Bogota Colombia Attracting More LGBT Travelers

Beaches, Nightclubs and Fashion!

The next big vacation spot for gays?

Colombia is now just behind Brazil and Argentina on the South American travel “gaydar,” according to the Miami Herald .

Colombia is  a rather scary mystery for many. Colombian kidnappings and violent drug wars are so ’90s. The  dangerous internal struggles that for decades so gripped Colombia have been on the wane. Colombia’s tourism drought has finally eased, revealing surprises and delights for modern visitors.

Colombia’s capital and, with about 7.5 million people, by far its largest city, Bogotá has the country’s biggest gay scene, one that’s surprisingly established and palpably still booming. South America’s first dedicated LGBT center, Colombia Diversa , opened here in 2006, and just received the International Gay and Lesbian Human Rights  Commission’s 2010 Felipa de Souza Award for its groundbreaking work in improving the lives of the country’s LGBT citizens.

Progressive homosexual rights laws are among the reasons American LGBT travelers are making the trek there. Great shopping and beaches, plus an awesome fashion scene, are drawing tourists, too, and Colombia’s just three hours from Miami.

Gayborhood

Gayborhood Located on the city’s north side just south of Zona G, Chapinero Alto (aka Chapinero, or “Chapigay,” or “Gay Hills”) is Bogota’s booming gay district, filled with bars, cafes, and even a gay-cruisy grocery store.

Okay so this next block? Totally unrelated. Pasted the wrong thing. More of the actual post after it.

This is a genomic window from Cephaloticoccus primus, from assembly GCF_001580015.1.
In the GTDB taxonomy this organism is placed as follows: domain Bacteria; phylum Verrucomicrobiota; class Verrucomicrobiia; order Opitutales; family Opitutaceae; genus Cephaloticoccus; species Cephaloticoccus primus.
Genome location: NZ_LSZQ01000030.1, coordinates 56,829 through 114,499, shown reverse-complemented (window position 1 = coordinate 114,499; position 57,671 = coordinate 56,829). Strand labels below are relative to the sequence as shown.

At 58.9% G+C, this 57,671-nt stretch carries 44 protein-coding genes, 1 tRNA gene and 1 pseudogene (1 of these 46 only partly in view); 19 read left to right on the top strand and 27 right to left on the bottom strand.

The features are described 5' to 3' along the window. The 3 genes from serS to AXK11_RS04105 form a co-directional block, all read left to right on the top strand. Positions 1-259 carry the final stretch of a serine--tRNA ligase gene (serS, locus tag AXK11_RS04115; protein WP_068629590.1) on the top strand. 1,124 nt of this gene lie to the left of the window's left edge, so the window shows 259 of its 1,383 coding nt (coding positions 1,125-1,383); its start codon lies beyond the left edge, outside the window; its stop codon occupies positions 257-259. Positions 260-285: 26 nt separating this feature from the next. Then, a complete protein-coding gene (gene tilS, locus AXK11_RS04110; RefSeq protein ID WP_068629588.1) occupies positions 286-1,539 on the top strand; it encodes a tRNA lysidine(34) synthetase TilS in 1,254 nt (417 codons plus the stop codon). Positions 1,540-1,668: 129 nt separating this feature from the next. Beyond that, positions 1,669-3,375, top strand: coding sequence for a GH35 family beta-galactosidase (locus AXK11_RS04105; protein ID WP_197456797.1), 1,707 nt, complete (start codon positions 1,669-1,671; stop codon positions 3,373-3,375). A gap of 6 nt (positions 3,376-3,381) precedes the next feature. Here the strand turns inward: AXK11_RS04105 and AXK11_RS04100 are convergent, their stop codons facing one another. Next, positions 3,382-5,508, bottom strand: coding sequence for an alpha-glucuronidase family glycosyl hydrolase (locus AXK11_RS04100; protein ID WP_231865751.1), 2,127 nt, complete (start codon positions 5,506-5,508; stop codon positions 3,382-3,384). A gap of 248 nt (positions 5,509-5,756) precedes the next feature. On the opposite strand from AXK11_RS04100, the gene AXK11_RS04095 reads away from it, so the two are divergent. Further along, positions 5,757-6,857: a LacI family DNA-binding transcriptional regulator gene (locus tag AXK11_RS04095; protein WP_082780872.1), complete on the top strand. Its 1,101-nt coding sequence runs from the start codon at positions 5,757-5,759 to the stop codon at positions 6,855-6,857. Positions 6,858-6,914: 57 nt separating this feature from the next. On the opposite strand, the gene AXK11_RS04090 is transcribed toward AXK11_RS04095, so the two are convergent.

Someone at Lonely Planet  said,”I have just stayed at a great gay hotel in Bogota called the High Park Hotel. It is the first, and only gay hotel in Bogota and bills itself as 100% Gay an Lesbian. Ironically it is run by a very charming and nice older straight couple. They make you feel entirely at home and you will do everything to help make your stay wonderful-though the proprietor speaks only limited english and his wife doesn’t speak any. They will arrange for an english speaking guide if you like–but I didn’t use this service I and got around Bogota just fine on my own with my very limited Spanish.”

Others at Trip Advisor  also say it’s  OK and more of a guesthouse, not really a  hotel.

Colombia offers a wealth of diverse non-gay-specific but still-gay-appealing travel possibilities, including wilderness trekking to the ruins of Ciudad Perdida, extreme adventure mecca San Gil, and sun-basking on stunning Playa Blanca. Playa Blanca is a beautiful isolated beach on an island off Cartagena.  Cartagena, is an old colonial city with a beautiful historic center and an impressive castle.

I have been told, if you go here, pack lightly!  Shopping in Zona Rosa is a must. You will find all the top labels, and for much cheaper than in the US or Europe—Diesel jeans go for half price! Shops and boutiques line the streets, but you should also go into the Centro Commercial Andino and the Rápido shopping centers.

Whether you are gay or not, Bogotá is a wonderful city. But it is especially welcoming to gay and lesbians travelers who have little choice in the historically macho Latin society.

Aside from the gay popular scenes of colorful Rio de Janeiro and Buenos Aires, word on the street is that Bogotá, with its friendly chicos and chicas, cheap and accessible shopping, and unlimited number of cultural activities, is home to the third largest gay culture scene in South America. AND GROWING!